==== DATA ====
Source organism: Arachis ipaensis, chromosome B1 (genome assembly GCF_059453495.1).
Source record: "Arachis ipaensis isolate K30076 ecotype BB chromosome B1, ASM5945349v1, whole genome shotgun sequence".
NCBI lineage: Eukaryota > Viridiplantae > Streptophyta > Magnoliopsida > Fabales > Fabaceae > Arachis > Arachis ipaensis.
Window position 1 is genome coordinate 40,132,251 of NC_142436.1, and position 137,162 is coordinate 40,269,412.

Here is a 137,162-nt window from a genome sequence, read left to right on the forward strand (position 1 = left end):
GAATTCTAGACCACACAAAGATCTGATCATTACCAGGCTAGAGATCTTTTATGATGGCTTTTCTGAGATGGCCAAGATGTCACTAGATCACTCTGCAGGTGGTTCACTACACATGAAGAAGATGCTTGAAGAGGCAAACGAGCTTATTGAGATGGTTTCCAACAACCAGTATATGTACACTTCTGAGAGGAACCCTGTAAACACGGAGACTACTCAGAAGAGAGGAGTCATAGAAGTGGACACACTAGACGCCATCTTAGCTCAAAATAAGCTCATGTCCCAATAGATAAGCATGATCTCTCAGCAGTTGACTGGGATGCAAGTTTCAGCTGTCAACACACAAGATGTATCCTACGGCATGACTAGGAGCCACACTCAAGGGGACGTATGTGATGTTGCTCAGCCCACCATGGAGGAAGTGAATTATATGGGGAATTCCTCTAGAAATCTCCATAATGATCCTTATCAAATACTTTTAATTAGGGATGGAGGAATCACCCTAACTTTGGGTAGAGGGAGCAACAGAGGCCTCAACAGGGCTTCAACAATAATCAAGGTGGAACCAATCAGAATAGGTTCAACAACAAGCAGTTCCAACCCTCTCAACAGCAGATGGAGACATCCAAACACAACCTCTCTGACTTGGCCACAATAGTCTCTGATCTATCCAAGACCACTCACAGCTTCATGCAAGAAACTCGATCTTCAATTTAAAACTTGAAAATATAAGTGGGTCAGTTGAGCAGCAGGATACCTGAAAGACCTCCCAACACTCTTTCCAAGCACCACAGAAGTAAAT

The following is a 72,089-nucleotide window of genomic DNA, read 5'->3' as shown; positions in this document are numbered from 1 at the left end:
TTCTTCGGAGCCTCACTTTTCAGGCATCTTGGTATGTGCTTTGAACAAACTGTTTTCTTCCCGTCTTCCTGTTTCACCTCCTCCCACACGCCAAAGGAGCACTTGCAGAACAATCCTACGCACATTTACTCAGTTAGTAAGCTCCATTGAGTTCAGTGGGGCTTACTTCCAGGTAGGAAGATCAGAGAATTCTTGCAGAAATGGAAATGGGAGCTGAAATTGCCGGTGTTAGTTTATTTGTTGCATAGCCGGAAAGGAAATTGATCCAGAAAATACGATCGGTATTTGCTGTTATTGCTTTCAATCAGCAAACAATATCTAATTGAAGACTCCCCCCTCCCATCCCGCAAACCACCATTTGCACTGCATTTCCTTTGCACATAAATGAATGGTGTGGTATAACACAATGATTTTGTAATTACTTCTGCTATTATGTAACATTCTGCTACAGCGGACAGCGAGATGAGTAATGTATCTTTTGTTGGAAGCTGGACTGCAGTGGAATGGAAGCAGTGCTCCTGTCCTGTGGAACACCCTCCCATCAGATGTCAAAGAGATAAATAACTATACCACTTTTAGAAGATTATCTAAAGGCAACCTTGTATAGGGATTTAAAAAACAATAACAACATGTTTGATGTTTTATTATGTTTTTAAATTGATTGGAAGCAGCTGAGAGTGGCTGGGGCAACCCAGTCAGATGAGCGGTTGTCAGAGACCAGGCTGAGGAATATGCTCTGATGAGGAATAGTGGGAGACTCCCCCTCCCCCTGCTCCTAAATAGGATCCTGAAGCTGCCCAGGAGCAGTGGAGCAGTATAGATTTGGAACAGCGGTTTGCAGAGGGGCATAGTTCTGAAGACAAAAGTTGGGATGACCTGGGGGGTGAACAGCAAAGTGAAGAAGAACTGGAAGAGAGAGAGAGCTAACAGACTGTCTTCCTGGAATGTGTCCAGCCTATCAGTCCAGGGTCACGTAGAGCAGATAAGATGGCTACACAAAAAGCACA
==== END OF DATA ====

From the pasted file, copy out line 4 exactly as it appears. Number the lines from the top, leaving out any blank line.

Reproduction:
Window position 1 is genome coordinate 40,132,251 of NC_142436.1, and position 137,162 is coordinate 40,269,412.